Barry White: An Appreciation of a Rocker and Disco Icon
From his hitmaking '70s heyday until his untimely passing in 2003, Barry White set an unmatched standard for sexy, seductive, soulful R&B. As a vocalist, songwriter, producer and multi-instrumentalist, White created music that was unmatched in its sonic and romantic intensity, highlighted by lush, widescreen arrangements and the artist's deep, dark baritone voice.
Over the course of his remarkable career, two-time Grammy Award–winner Barry White scored 106 gold albums worldwide, with 41 of those attaining platinum status, along with 20 gold and 10 platinum singles, with worldwide record sales of over 100 million records. He remains one of the best-selling recording artists of all time.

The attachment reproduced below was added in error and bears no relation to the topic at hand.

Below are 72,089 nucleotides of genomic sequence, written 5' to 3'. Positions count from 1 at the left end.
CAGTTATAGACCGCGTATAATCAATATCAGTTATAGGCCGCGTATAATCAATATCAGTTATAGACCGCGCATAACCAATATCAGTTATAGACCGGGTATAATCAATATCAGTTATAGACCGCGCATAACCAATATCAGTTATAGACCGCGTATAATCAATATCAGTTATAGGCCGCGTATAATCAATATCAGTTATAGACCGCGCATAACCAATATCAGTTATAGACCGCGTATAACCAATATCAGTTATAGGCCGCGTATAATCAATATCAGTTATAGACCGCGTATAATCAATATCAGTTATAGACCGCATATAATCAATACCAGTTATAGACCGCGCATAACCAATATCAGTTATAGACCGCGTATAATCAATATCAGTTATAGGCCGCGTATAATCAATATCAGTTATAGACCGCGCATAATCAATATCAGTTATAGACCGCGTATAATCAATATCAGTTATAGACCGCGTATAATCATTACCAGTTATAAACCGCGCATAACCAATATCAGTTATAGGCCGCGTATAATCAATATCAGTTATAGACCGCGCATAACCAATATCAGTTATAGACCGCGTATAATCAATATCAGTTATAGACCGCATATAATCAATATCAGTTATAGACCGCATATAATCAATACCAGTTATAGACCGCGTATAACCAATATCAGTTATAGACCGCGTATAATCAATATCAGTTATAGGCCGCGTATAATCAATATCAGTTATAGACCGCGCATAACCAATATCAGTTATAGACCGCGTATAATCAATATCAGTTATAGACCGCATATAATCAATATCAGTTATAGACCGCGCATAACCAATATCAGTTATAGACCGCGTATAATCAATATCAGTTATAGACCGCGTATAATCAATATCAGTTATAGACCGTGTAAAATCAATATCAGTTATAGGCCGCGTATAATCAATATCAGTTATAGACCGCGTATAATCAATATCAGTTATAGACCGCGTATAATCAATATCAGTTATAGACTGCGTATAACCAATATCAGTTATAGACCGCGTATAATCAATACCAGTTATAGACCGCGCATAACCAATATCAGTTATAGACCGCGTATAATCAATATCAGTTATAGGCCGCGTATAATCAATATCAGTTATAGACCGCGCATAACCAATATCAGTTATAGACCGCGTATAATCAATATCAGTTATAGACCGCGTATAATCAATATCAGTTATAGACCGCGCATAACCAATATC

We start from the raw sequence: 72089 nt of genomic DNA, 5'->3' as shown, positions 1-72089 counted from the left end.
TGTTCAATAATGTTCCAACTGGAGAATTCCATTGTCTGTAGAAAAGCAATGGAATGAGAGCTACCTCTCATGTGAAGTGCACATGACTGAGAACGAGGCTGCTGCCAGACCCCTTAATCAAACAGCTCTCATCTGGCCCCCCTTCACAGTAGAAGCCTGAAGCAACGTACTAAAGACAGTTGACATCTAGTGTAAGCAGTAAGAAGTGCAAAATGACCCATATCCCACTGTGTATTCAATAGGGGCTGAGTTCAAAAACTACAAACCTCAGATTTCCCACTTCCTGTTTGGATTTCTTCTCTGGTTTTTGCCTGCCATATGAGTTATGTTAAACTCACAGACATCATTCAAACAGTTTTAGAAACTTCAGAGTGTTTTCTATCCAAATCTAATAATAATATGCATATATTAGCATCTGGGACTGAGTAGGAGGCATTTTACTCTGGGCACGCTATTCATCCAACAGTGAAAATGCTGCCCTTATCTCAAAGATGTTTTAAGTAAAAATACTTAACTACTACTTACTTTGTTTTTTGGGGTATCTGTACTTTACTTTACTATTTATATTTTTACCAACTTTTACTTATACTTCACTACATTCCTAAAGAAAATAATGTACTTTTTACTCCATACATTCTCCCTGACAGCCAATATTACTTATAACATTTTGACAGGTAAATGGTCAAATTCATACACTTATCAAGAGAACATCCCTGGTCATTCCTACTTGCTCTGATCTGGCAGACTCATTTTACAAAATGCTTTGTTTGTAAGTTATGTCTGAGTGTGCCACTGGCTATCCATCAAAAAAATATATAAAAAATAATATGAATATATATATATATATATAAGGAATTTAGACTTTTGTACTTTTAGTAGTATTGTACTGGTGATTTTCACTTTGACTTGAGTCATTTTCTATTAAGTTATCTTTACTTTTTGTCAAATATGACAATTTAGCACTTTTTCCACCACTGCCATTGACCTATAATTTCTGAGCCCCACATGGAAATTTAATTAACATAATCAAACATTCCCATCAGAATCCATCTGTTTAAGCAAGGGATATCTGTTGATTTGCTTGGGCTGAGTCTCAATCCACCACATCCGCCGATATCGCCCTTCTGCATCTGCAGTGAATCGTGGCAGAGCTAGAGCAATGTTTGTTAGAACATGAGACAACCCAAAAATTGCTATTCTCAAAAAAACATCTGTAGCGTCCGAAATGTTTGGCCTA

In spring 2018, Mercury Records/UMe released the first of a series of catalog releases of Barry White's classic work, in a yearlong celebration of the 45th anniversary of White's first release on 20th Century Records. These collections feature such White solo hits as “Can't Get Enough Of Your Love, Babe” and “You're The First, The Last, My Everything,” along with hits by female trio Love Unlimited ("Walkin' In The Rain With The One I Love," "I Belong To You") and the 40-piece Love Unlimited Orchestra ("Love's Theme," "Satin Soul"), both of which benefitted from White's distinctive songwriting and production skills.
20 years after his passing expect the Barry White renaissance to continue.
In my 2014 book Turn Up The Radio Rock, Pop and Roll in Los Angeles 1956-1972 published by Santa Monica Press, I examined and presented the saga of Barry White as the concluding chapter in my endeavor.